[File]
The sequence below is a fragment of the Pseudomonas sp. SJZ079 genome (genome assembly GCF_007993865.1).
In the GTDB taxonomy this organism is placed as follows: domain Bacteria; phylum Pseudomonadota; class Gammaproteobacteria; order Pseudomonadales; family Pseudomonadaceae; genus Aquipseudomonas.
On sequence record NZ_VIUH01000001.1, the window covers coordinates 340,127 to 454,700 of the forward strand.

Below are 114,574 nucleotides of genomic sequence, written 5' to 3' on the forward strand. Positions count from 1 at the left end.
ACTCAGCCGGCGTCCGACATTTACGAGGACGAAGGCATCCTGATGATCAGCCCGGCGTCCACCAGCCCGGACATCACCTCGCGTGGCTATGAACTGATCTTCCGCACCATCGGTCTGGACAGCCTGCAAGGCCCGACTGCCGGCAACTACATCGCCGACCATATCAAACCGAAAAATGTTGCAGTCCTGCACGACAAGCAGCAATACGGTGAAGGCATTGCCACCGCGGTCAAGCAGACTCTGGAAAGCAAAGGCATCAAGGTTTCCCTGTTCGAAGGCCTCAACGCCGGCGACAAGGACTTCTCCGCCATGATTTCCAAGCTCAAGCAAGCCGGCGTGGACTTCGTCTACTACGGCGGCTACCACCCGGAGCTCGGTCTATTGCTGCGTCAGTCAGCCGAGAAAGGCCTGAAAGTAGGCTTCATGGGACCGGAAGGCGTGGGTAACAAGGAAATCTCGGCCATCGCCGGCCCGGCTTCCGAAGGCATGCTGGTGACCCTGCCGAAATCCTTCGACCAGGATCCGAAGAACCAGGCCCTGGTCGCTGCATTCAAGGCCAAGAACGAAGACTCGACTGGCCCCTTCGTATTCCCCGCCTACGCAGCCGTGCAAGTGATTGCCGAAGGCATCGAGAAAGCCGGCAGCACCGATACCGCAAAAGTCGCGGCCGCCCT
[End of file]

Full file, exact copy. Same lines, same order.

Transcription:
The sequence below is a fragment of the Pseudomonas sp. SJZ079 genome (genome assembly GCF_007993865.1).
In the GTDB taxonomy this organism is placed as follows: domain Bacteria; phylum Pseudomonadota; class Gammaproteobacteria; order Pseudomonadales; family Pseudomonadaceae; genus Aquipseudomonas.
On sequence record NZ_VIUH01000001.1, the window covers coordinates 340,127 to 454,700 of the forward strand.

Below are 114,574 nucleotides of genomic sequence, written 5' to 3' on the forward strand. Positions count from 1 at the left end.
ACTCAGCCGGCGTCCGACATTTACGAGGACGAAGGCATCCTGATGATCAGCCCGGCGTCCACCAGCCCGGACATCACCTCGCGTGGCTATGAACTGATCTTCCGCACCATCGGTCTGGACAGCCTGCAAGGCCCGACTGCCGGCAACTACATCGCCGACCATATCAAACCGAAAAATGTTGCAGTCCTGCACGACAAGCAGCAATACGGTGAAGGCATTGCCACCGCGGTCAAGCAGACTCTGGAAAGCAAAGGCATCAAGGTTTCCCTGTTCGAAGGCCTCAACGCCGGCGACAAGGACTTCTCCGCCATGATTTCCAAGCTCAAGCAAGCCGGCGTGGACTTCGTCTACTACGGCGGCTACCACCCGGAGCTCGGTCTATTGCTGCGTCAGTCAGCCGAGAAAGGCCTGAAAGTAGGCTTCATGGGACCGGAAGGCGTGGGTAACAAGGAAATCTCGGCCATCGCCGGCCCGGCTTCCGAAGGCATGCTGGTGACCCTGCCGAAATCCTTCGACCAGGATCCGAAGAACCAGGCCCTGGTCGCTGCATTCAAGGCCAAGAACGAAGACTCGACTGGCCCCTTCGTATTCCCCGCCTACGCAGCCGTGCAAGTGATTGCCGAAGGCATCGAGAAAGCCGGCAGCACCGATACCGCAAAAGTCGCGGCCGCCCT